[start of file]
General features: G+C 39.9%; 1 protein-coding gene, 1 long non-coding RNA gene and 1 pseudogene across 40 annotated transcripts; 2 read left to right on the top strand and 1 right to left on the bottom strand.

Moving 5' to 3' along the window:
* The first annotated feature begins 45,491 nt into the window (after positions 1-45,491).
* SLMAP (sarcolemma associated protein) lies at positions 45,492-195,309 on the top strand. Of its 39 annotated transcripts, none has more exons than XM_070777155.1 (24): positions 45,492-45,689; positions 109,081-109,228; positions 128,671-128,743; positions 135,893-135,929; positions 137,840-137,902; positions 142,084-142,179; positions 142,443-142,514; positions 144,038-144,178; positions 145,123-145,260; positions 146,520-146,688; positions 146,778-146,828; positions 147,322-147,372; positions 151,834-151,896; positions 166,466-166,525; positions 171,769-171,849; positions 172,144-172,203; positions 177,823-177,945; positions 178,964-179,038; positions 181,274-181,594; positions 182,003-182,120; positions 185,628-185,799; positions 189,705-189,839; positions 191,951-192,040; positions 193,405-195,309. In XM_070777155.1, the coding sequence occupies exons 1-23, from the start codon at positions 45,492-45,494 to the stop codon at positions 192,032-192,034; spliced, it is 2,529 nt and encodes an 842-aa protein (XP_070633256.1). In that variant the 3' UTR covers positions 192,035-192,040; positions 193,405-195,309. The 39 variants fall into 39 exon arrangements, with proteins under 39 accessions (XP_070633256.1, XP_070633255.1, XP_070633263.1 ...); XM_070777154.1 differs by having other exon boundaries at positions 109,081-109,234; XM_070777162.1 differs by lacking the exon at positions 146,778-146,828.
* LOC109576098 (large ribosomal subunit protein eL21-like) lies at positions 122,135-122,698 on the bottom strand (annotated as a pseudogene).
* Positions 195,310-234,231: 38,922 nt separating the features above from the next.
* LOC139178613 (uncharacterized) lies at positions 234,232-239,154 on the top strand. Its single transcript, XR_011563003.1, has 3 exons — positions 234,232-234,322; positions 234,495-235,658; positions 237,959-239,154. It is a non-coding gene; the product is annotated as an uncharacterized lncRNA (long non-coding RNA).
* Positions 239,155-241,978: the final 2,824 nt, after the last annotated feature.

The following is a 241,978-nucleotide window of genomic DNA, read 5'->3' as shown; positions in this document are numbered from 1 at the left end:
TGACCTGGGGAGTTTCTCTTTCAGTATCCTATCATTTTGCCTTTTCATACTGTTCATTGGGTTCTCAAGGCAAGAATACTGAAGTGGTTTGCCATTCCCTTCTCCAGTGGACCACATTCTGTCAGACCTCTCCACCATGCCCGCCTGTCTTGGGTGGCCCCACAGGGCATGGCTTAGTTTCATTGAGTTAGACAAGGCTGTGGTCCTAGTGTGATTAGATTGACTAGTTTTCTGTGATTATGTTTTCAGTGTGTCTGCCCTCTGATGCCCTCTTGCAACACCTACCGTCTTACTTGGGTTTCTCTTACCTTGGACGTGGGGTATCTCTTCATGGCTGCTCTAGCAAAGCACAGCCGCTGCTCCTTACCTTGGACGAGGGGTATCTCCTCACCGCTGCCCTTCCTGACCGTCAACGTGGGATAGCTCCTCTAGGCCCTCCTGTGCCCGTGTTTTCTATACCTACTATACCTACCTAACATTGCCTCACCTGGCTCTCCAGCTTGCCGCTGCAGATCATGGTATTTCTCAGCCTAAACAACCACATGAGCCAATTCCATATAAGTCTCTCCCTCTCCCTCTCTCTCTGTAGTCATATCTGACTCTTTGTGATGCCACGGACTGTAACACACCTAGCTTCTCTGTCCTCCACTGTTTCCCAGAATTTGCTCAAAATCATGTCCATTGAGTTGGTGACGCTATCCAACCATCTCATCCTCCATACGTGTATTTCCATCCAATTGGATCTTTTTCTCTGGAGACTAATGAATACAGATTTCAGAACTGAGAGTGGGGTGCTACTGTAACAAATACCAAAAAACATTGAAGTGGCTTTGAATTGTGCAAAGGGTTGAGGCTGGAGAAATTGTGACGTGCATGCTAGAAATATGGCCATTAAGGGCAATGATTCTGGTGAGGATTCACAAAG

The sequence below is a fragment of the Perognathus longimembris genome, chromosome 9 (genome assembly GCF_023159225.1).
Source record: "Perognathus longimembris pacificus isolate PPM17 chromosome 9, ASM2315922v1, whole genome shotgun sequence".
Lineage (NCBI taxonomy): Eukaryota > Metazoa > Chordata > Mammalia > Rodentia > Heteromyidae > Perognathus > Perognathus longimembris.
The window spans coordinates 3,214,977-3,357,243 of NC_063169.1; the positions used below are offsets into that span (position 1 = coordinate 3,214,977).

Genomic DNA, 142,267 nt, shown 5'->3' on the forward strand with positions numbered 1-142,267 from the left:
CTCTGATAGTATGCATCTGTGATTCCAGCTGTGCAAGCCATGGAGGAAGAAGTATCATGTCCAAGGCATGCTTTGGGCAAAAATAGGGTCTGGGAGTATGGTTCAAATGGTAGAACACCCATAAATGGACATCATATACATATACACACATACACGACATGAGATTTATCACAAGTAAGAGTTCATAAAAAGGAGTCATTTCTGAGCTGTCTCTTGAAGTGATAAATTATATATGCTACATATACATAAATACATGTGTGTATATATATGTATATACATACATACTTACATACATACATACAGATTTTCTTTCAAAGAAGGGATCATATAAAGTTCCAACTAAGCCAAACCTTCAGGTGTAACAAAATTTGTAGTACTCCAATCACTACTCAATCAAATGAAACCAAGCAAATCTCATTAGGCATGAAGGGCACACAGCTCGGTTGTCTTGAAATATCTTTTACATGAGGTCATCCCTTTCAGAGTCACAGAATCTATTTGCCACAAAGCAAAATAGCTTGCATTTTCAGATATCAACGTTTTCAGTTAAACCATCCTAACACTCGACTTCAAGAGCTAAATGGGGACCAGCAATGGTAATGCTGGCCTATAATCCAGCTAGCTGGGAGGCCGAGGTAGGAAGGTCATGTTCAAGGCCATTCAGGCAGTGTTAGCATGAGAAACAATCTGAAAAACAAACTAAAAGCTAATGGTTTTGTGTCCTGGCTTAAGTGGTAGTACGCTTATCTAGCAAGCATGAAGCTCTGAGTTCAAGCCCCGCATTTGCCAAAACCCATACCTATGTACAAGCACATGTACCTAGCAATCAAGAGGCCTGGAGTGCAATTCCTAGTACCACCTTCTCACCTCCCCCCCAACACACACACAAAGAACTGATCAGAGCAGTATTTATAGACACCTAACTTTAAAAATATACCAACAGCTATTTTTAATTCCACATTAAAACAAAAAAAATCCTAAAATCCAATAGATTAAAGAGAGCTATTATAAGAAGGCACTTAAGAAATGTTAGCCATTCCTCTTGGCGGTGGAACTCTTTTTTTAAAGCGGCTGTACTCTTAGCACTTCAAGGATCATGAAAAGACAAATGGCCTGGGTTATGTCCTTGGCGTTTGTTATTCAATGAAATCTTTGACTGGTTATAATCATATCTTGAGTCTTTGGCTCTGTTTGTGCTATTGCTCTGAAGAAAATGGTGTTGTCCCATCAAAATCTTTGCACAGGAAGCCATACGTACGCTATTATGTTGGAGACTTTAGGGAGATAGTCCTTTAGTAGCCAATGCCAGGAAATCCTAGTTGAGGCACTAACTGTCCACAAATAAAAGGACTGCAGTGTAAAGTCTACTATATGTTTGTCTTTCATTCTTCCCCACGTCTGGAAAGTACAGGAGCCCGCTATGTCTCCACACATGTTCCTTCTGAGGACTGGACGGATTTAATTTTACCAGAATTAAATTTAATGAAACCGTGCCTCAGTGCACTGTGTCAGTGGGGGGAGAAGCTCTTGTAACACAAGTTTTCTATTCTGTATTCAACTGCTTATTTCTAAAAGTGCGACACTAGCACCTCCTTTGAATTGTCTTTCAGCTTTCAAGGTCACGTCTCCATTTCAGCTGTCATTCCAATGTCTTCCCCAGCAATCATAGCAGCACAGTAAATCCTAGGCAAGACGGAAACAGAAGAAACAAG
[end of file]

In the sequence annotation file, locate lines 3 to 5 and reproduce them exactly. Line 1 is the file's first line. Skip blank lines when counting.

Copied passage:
* The first annotated feature begins 45,491 nt into the window (after positions 1-45,491).
* SLMAP (sarcolemma associated protein) lies at positions 45,492-195,309 on the top strand. Of its 39 annotated transcripts, none has more exons than XM_070777155.1 (24): positions 45,492-45,689; positions 109,081-109,228; positions 128,671-128,743; positions 135,893-135,929; positions 137,840-137,902; positions 142,084-142,179; positions 142,443-142,514; positions 144,038-144,178; positions 145,123-145,260; positions 146,520-146,688; positions 146,778-146,828; positions 147,322-147,372; positions 151,834-151,896; positions 166,466-166,525; positions 171,769-171,849; positions 172,144-172,203; positions 177,823-177,945; positions 178,964-179,038; positions 181,274-181,594; positions 182,003-182,120; positions 185,628-185,799; positions 189,705-189,839; positions 191,951-192,040; positions 193,405-195,309. In XM_070777155.1, the coding sequence occupies exons 1-23, from the start codon at positions 45,492-45,494 to the stop codon at positions 192,032-192,034; spliced, it is 2,529 nt and encodes an 842-aa protein (XP_070633256.1). In that variant the 3' UTR covers positions 192,035-192,040; positions 193,405-195,309. The 39 variants fall into 39 exon arrangements, with proteins under 39 accessions (XP_070633256.1, XP_070633255.1, XP_070633263.1 ...); XM_070777154.1 differs by having other exon boundaries at positions 109,081-109,234; XM_070777162.1 differs by lacking the exon at positions 146,778-146,828.
* LOC109576098 (large ribosomal subunit protein eL21-like) lies at positions 122,135-122,698 on the bottom strand (annotated as a pseudogene).